I’ve been making Basmati rice for a long time and feel like I’ve perfected it from the lesson of first making some serious mistakes.
Basmati was something new that I was exposed to from I found a plethora of it in Middle Eastern and Mediterranean grocery stores in the ethnic neighborhoods around Columbus, Ohio. It was the closest place to travel: 45 minutes outside of my college town of Athens, Ohio where I could find international foods and something I wanted to make because of my exposure to new friends at university who were making some of the most delicious dishes I’d ever tasted: Pakistani Biryani with chicken or goat meat; Gulf Style Kebsa were my two absolute favorites. So I wanted to learn to make them myself and fill my own kitchen with the lovely aroma that only Basmati does.
Just opening up a bag to the noticeably different aroma made me interested in making it.
The mistake I made was that the first time I cooked it, I never rinsed it. Apparently, bags like the one above were a little different than the plastic packets or bags of rice that I was used to that were already rinsed. The ones in the burlap bags made no such claims so after I learned what I should have done, it was back to soak, swoosh, rinse. Repeat. Soak, swoosh, rinse. Repeat. And so on…not a big deal but something I had to learn.
I also learned a tried and true method from friends that makes it come out perfect every time and it seems to be way more forgiving than any other rice I have ever cooked, so it’s another reason I almost always buy Basmati.
First, cover the suggested amount of rice in a bowl with cool water. It doesn’t matter the amount, just enough to cover and allow you to swoosh it around. This also helps to remove some of the starch once you rinse it.
Once you’re done swooshing it around (with clean hands, of course) you’ll be able to see any impurities come to the surface. This bowl seems to look pretty clean, although there’s a lot of starch in there as you can tell from the cloudy surface.
You can drain the water out, but repeat the process several times. You can rinse it by putting the rice in a colander with small holes so that the grains don’t fall through. I like the bowl method the best.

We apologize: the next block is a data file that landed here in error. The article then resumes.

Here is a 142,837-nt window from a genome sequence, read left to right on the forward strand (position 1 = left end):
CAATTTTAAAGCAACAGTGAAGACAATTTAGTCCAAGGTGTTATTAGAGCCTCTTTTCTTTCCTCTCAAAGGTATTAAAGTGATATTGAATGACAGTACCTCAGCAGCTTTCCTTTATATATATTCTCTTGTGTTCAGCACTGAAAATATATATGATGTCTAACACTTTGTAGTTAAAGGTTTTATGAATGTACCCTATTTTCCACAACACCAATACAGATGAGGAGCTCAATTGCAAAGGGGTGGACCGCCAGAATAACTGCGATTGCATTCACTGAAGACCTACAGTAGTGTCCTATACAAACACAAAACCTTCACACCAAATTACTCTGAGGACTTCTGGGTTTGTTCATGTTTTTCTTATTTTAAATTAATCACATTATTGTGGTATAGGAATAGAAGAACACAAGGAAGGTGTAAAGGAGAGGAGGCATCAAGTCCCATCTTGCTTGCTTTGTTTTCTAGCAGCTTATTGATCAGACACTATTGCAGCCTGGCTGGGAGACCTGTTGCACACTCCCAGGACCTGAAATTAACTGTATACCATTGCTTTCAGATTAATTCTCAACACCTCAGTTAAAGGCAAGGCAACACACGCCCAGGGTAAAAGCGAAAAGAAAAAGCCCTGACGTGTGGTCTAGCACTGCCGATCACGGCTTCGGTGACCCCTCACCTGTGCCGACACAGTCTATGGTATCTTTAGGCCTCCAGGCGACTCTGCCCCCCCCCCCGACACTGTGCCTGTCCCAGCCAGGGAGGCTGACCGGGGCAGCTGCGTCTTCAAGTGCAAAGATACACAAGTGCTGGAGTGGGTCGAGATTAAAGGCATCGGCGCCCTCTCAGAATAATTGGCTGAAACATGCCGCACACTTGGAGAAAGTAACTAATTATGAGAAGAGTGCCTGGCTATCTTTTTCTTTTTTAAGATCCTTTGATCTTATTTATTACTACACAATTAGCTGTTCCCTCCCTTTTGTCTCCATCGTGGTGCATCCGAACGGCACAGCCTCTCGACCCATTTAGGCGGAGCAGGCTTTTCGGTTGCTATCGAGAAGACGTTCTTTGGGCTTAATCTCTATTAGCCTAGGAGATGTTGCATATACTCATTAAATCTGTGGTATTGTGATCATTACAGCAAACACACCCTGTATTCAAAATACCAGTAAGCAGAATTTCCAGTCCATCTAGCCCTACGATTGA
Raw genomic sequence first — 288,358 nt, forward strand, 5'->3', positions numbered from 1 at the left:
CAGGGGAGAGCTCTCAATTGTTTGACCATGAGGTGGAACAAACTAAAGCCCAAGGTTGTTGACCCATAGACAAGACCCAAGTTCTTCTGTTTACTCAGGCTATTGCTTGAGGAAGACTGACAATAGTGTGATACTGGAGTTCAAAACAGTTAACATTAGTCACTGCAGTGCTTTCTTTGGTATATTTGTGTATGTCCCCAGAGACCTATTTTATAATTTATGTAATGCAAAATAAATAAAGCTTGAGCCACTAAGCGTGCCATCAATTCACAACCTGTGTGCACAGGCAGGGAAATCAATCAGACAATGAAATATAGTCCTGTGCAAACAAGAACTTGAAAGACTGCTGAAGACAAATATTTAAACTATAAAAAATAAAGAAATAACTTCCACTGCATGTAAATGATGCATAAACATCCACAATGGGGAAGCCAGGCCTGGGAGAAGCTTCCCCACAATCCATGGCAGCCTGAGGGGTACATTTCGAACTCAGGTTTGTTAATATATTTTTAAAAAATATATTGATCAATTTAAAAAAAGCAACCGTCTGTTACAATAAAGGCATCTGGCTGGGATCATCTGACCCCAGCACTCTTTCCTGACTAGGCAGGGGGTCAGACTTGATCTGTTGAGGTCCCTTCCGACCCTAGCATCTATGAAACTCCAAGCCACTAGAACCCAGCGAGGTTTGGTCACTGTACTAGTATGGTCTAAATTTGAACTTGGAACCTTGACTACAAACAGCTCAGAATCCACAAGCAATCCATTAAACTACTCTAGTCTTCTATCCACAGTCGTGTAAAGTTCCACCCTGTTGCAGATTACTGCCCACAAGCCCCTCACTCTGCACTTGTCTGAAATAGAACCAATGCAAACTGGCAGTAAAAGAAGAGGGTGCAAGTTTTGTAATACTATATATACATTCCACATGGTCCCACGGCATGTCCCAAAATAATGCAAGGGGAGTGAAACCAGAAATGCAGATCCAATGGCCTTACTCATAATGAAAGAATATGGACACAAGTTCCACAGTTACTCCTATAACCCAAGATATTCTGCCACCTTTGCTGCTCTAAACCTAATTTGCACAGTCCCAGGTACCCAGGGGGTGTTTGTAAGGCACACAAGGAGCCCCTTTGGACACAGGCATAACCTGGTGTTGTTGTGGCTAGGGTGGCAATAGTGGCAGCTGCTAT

Now here’s where I don’t have photos to show so you’ll just take my word for it in terms of cooking.
I like to add onions to my ‘plain’ Basmati rice, but you can certainly skip this method. I use a medium-large deep bottom sauce pan, depending upon how large the amount you want to make. I sauté the onions in butter or ghee then add the rice that has been fully drained of any water. I sauté the rice for just a minute or so, just to blend it in with the butter or oil and the onions. It almost smells like popcorn when it’s cooking, it’s so aromatic.
I then add water just to cover the rice (exact measurements in the recipe below), although when I first learned how to make it I learned how to eyeball it by systematically putting one inch of water only above the rice.
Once the water covers the rice, heat and bring it to a boil, then immediately turn the heat to low and cover the pot with a tight-fitting lid. If your lid isn’t tight, put foil between the lid and the pot or even a cotton cloth, but make sure any cloth does not come near any flames or heat. Cook for exactly 20 minutes.
The other important thing to remember is to never, ever, never peek into the pot to see if it’s done before the time is up. When you do that, you waste valuable steam which really does affect how the rice cooks and how fluffy it turns out.
The effect you want is a fluffy, well-cooked rice that separates nicely with a fork.
Although I always eat mine with a spoon.
- 1.5 cups Basmati rice
- 2 tablespoons butter or ghee
- 1 tablespoon grape seed oil
- 1/3 cup yellow onion, diced
- 1.5 cups water
- 1/2 teaspoon sea salt
- Rinse the rice several times or put it in a bowl first, then swish it around to bring any impurities to the top. Drain the water out and rinse the rice a couple of times.
- In a deep bottom sauté pan, heat the butter and oil. Add the onion and sauté until translucent.
- Add the rice and sauté slightly, then add the water and salt.
- Bring to a boil then immediately lower the heat. Place a clean cotton towel over the top, but be careful that no edges are anywhere near the flame or heat. Place the lid onto the pan, too.
- Keep heat on low and cook this way for 20 minutes without opening until the very end.
- Once opened, remove the lid and let the remaining steam out.
- Serve immediately, as desired.